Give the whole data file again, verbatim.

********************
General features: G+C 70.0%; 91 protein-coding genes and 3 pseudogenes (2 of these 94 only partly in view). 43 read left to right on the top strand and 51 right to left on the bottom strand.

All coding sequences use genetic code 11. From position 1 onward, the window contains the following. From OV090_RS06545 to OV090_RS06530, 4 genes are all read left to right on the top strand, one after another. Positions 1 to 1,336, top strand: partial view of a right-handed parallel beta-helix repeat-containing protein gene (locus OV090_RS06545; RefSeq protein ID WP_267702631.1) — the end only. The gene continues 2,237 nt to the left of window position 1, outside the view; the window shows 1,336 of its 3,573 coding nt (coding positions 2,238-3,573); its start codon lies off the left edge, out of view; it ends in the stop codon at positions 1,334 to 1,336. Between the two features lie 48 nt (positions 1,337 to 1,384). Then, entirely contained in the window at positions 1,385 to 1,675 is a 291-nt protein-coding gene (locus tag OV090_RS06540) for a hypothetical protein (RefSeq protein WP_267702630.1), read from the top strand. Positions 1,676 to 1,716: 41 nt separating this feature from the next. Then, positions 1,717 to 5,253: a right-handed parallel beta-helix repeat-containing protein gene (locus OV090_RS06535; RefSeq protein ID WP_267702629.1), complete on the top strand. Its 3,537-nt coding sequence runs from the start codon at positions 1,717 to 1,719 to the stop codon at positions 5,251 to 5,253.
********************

General features: G+C 70.0%; 91 protein-coding genes and 3 pseudogenes (2 of these 94 only partly in view). 43 read left to right on the top strand and 51 right to left on the bottom strand.

All coding sequences use genetic code 11. From position 1 onward, the window contains the following. From OV090_RS06545 to OV090_RS06530, 4 genes are all read left to right on the top strand, one after another. Positions 1 to 1,336, top strand: partial view of a right-handed parallel beta-helix repeat-containing protein gene (locus OV090_RS06545; RefSeq protein ID WP_267702631.1) — the end only. The gene continues 2,237 nt to the left of window position 1, outside the view; the window shows 1,336 of its 3,573 coding nt (coding positions 2,238-3,573); its start codon lies off the left edge, out of view; it ends in the stop codon at positions 1,334 to 1,336. Between the two features lie 48 nt (positions 1,337 to 1,384). Then, entirely contained in the window at positions 1,385 to 1,675 is a 291-nt protein-coding gene (locus tag OV090_RS06540) for a hypothetical protein (RefSeq protein WP_267702630.1), read from the top strand. Positions 1,676 to 1,716: 41 nt separating this feature from the next. Then, positions 1,717 to 5,253: a right-handed parallel beta-helix repeat-containing protein gene (locus OV090_RS06535; RefSeq protein ID WP_267702629.1), complete on the top strand. Its 3,537-nt coding sequence runs from the start codon at positions 1,717 to 1,719 to the stop codon at positions 5,251 to 5,253.